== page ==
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Old 04-09-2008, 12:25 PM
Oliver Grawert
 
Default call for spec suggestions

hi,

as we're nearing the release its about time to collect some input on
educational specs to work on in intrepid ibex (8.10)

as you might have noticed edubuntu changed a lot in hardy ...

i.e. things that are definately server related (network auth for example
or most parts of ltsp ....) will in the future be handled by the server
or platform teams, all plain educational duties will still be handled in
the edubuntu team though.

so i'm looking for valuable input on specs to work on for intrepid that
are plainly edu related, feel free to forward this mail to forums or
other public places so we get a good list

two specs that i have on my radar already are for example:

* improvement and more automation of italc classroom management (get the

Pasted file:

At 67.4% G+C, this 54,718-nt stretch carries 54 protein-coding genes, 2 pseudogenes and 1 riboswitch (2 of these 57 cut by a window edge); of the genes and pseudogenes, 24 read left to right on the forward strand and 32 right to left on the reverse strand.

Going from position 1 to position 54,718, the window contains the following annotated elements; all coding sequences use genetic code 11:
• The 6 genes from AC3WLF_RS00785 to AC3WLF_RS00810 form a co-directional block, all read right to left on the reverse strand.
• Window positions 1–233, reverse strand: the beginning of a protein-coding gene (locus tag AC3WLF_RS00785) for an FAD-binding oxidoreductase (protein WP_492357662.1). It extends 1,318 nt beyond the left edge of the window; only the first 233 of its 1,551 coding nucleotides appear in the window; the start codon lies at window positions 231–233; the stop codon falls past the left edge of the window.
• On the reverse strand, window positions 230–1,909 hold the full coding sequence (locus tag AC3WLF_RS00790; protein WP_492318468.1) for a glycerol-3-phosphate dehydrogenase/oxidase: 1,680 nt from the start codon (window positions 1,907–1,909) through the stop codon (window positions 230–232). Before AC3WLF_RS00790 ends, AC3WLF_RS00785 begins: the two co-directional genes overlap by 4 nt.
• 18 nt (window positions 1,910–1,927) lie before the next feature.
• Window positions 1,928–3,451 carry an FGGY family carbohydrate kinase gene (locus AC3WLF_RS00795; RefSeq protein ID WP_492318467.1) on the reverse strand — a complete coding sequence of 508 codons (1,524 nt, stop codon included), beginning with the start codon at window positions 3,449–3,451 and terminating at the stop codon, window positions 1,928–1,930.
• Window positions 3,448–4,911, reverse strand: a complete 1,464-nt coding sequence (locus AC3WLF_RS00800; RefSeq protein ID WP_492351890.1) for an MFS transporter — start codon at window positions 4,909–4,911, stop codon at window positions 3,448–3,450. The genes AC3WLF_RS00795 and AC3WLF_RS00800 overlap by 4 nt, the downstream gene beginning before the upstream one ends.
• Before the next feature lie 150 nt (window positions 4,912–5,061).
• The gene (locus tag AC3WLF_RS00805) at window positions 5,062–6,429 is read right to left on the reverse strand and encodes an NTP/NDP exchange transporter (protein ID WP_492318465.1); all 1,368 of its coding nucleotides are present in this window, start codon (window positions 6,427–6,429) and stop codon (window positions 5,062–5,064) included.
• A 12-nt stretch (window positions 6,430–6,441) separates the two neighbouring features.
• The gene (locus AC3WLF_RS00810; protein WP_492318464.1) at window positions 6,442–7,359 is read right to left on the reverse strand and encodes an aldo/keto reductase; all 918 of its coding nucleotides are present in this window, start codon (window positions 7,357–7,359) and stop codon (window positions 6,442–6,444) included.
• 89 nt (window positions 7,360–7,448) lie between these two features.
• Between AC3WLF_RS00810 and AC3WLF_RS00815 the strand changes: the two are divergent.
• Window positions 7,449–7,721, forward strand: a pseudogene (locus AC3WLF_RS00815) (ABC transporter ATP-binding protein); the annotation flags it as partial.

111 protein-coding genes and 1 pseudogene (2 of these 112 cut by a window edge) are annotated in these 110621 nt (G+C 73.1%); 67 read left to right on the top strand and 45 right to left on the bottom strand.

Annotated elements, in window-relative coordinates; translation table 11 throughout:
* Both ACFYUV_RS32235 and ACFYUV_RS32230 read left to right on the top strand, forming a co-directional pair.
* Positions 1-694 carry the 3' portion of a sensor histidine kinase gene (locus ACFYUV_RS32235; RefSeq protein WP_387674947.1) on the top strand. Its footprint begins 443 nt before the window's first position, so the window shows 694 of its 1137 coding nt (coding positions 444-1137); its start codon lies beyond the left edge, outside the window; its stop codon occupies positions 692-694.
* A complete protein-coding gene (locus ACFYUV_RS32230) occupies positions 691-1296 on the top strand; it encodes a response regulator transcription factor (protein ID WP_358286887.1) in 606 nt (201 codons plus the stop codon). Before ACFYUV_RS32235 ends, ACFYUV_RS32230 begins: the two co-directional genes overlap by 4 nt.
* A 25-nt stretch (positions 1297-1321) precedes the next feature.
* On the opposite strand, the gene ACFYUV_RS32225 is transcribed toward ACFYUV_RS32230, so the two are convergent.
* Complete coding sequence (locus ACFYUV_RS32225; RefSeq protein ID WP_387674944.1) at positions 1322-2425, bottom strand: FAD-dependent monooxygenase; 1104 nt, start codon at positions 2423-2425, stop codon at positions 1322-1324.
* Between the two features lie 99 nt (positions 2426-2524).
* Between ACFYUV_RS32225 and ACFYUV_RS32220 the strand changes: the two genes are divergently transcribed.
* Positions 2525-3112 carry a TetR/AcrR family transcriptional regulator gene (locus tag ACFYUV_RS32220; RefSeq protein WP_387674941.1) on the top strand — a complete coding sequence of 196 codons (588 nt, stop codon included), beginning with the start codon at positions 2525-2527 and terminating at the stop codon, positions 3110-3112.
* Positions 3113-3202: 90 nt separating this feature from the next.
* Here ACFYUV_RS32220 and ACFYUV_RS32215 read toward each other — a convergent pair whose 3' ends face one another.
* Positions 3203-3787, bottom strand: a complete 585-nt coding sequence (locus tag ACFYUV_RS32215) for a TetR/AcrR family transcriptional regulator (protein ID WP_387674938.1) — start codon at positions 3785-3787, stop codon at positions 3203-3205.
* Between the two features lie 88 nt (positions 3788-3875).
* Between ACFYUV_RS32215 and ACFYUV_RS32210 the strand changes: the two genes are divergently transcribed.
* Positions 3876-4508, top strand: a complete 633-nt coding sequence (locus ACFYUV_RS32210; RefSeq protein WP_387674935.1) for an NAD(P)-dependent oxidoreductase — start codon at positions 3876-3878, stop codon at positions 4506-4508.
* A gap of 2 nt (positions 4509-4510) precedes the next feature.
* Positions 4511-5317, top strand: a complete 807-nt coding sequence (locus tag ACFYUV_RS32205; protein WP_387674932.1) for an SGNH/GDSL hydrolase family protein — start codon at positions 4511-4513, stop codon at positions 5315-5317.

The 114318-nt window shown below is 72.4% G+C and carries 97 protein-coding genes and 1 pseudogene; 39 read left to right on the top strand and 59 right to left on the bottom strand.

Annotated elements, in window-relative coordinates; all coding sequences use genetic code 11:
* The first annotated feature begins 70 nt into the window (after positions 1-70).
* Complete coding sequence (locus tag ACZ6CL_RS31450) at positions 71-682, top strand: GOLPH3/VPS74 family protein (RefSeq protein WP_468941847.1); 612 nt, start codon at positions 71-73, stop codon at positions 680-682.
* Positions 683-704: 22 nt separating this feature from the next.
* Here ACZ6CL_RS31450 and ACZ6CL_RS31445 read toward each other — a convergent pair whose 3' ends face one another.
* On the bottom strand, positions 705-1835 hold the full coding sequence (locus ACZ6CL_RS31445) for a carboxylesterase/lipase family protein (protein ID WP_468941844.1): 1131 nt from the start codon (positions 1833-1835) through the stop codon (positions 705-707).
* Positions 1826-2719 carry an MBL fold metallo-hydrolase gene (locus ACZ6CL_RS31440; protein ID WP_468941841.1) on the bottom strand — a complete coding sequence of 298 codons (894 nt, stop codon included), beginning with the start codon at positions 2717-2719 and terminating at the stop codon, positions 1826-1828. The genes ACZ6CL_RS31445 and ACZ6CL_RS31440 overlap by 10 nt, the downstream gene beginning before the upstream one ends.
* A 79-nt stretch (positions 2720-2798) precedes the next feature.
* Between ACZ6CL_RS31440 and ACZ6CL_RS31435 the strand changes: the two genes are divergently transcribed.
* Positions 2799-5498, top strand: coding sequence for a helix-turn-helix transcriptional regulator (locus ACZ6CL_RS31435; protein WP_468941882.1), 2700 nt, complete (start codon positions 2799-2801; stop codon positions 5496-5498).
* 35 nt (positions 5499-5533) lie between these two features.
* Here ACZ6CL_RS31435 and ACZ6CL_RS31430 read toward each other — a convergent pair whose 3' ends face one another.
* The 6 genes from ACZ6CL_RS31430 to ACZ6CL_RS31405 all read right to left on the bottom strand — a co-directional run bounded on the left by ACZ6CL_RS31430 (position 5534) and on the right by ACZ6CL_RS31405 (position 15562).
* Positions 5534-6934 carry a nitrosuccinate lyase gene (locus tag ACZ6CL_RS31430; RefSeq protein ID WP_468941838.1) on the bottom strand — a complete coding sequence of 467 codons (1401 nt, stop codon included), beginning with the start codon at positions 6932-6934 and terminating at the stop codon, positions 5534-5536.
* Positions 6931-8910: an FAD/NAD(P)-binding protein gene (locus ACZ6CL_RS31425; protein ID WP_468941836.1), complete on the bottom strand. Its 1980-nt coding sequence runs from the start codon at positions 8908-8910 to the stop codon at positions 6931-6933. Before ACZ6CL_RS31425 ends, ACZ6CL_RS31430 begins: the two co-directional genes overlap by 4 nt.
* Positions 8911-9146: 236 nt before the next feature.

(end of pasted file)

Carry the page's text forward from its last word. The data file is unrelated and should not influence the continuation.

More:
usability for key handling right, automatically detect classrooms)

* edubuntu menus: group or task driven menu setups (science students
should only have science apps in the menu etc ...) probably even
attached to a schedule that automatically reshuffles the menu depending
on the lesson you give/get

feel free to add more

ciao
oli
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Old 04-09-2008, 01:50 PM
"Tom Hoffman"
 
Default call for spec suggestions

On Wed, Apr 9, 2008 at 8:25 AM, Oliver Grawert <ogra@ubuntu.com> wrote:

> so i'm looking for valuable input on specs to work on for intrepid that
> are plainly edu related, feel free to forward this mail to forums or
> other public places so we get a good list

SchoolTool is aiming for a 1.0 beta release in Intrepid. We're also